Measuring Safety Culture in the Ambulatory Setting: The Safety Attitudes Questionnaire—Ambulatory Version
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Provider attitudes about issues pertinent to patient safety may be related to errors and adverse events. We know of no instruments that measure safety-related attitudes in the outpatient setting.
To adapt the safety attitudes questionnaire (SAQ) to the outpatient setting and compare attitudes among different types of providers in the outpatient setting.
We modified the SAQ to create a 62-item SAQ—ambulatory version (SAQ-A). Patient care staff in a multispecialty, academic practice rated their agreement with the items using a 5-point Likert scale. Cronbach’s alpha was calculated to determine reliability of scale scores. Differences in SAQ-A scores between providers were assessed using ANOVA.
Of the 409 staff, 282 (69%) returned surveys. One hundred ninety (46%) surveys were included in the analyses. Cronbach’s alpha ranged from 0.68 to 0.86 for the scales: teamwork climate, safety climate, perceptions of management, job satisfaction, working conditions, and stress recognition. Physicians had the least favorable attitudes about perceptions of management while managers had the most favorable attitudes (mean scores: 50.4 ± 22.5 vs 72.5 ± 19.6, P < 0.05; percent with positive attitudes 18% vs 70%, respectively). Nurses had the most positive stress recognition scores (mean score 66.0 ± 24.0). All providers had similar attitudes toward teamwork climate, safety climate, job satisfaction, and working conditions.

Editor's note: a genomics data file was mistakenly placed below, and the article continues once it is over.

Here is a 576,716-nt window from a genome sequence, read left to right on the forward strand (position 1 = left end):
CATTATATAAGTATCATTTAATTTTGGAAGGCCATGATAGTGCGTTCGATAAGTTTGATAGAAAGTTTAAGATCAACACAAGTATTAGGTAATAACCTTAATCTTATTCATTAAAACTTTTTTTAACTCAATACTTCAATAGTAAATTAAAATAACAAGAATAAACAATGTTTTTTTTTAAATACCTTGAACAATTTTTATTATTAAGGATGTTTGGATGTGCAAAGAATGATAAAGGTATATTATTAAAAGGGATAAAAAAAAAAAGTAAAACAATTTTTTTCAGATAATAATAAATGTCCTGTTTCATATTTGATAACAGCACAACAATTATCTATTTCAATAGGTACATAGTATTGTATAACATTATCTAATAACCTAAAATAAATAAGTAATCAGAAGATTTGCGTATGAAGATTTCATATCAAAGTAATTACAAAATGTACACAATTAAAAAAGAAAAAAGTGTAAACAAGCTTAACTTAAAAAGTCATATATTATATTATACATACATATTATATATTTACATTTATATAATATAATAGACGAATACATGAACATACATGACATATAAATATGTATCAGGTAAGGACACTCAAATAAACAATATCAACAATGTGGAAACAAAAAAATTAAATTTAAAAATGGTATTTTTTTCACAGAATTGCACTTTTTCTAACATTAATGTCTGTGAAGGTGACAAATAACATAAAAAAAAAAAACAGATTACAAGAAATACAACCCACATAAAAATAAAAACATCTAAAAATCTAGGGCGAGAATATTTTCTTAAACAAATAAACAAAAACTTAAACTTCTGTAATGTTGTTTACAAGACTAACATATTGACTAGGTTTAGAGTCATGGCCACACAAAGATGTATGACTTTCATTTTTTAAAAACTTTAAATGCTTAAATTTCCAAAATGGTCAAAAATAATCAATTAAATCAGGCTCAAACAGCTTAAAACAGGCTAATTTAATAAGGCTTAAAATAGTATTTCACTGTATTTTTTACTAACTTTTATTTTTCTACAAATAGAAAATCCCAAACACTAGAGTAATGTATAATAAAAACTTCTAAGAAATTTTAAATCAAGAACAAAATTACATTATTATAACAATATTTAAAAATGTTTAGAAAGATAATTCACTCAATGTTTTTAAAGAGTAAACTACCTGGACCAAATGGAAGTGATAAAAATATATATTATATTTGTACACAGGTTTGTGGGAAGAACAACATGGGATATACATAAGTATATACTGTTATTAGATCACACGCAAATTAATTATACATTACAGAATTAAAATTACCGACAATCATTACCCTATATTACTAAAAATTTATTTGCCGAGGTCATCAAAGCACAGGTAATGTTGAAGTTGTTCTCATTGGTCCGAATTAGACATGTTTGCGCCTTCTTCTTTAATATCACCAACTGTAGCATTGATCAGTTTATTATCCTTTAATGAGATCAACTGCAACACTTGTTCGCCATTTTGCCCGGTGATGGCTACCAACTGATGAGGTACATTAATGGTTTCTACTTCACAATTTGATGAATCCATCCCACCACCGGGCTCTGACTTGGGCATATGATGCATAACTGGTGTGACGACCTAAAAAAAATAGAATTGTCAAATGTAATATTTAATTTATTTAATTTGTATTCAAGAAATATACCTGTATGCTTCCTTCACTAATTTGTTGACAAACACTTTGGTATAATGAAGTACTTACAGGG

The SAQ-A is a reliable tool for eliciting provider attitudes about the ambulatory work setting. Attitudes relevant to medical error may differ among provider types and reflect behavior and clinic operations that could be improved.
Key wordsadverse events errors safety attitudes ambulatory safety attitudes questionnaire
Funding was provided by the Robert Wood Johnson Foundation, the Agency for Healthcare Research and Quality (1PO1HS1154401), and The Health Resources and Services Administration (8 D55 HP00045). Dr. Thomas was a Robert Wood Johnson Foundation Generalist Physician Faculty Scholar. Dr. Isitri Modak was a General Internal Medicine fellow in the Joint Primary Care Fellowship, a faculty development training program. Funding for the program is provided in part by the United States Department of Health and Human Services, Health Resources and Services Administration, Bureau of Health Professions. This paper was presented at the 26th Annual National Meeting for the Society of General Internal Medicine, May 2003, in Vancouver, Canada.
Potential Financial Conflicts of Interest
The author has no financial conflicts of interests.
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